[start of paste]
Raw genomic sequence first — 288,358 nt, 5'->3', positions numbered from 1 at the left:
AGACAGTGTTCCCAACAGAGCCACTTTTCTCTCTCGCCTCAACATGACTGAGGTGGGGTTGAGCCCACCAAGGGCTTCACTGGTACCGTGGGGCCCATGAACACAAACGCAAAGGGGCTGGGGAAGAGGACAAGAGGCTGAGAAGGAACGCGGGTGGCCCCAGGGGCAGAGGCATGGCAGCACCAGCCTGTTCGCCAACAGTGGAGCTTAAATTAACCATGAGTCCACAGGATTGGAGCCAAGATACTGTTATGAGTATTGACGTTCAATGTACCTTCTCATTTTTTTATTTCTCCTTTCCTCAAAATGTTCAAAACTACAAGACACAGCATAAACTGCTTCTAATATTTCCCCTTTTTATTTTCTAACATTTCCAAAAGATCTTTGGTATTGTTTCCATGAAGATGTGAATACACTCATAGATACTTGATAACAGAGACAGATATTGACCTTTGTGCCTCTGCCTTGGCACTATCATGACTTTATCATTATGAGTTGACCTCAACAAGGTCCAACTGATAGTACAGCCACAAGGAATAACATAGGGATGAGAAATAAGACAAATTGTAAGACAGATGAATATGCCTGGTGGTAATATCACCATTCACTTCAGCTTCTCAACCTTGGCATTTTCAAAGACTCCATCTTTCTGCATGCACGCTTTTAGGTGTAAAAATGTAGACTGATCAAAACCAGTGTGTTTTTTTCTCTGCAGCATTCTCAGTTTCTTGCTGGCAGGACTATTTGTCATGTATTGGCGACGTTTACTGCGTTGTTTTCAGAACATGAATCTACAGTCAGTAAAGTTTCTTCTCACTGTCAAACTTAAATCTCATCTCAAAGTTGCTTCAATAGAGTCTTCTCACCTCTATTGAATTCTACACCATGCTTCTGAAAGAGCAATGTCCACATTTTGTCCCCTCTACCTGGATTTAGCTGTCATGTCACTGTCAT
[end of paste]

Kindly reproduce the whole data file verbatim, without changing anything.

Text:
Raw genomic sequence first — 288,358 nt, 5'->3', positions numbered from 1 at the left:
AGACAGTGTTCCCAACAGAGCCACTTTTCTCTCTCGCCTCAACATGACTGAGGTGGGGTTGAGCCCACCAAGGGCTTCACTGGTACCGTGGGGCCCATGAACACAAACGCAAAGGGGCTGGGGAAGAGGACAAGAGGCTGAGAAGGAACGCGGGTGGCCCCAGGGGCAGAGGCATGGCAGCACCAGCCTGTTCGCCAACAGTGGAGCTTAAATTAACCATGAGTCCACAGGATTGGAGCCAAGATACTGTTATGAGTATTGACGTTCAATGTACCTTCTCATTTTTTTATTTCTCCTTTCCTCAAAATGTTCAAAACTACAAGACACAGCATAAACTGCTTCTAATATTTCCCCTTTTTATTTTCTAACATTTCCAAAAGATCTTTGGTATTGTTTCCATGAAGATGTGAATACACTCATAGATACTTGATAACAGAGACAGATATTGACCTTTGTGCCTCTGCCTTGGCACTATCATGACTTTATCATTATGAGTTGACCTCAACAAGGTCCAACTGATAGTACAGCCACAAGGAATAACATAGGGATGAGAAATAAGACAAATTGTAAGACAGATGAATATGCCTGGTGGTAATATCACCATTCACTTCAGCTTCTCAACCTTGGCATTTTCAAAGACTCCATCTTTCTGCATGCACGCTTTTAGGTGTAAAAATGTAGACTGATCAAAACCAGTGTGTTTTTTTCTCTGCAGCATTCTCAGTTTCTTGCTGGCAGGACTATTTGTCATGTATTGGCGACGTTTACTGCGTTGTTTTCAGAACATGAATCTACAGTCAGTAAAGTTTCTTCTCACTGTCAAACTTAAATCTCATCTCAAAGTTGCTTCAATAGAGTCTTCTCACCTCTATTGAATTCTACACCATGCTTCTGAAAGAGCAATGTCCACATTTTGTCCCCTCTACCTGGATTTAGCTGTCATGTCACTGTCAT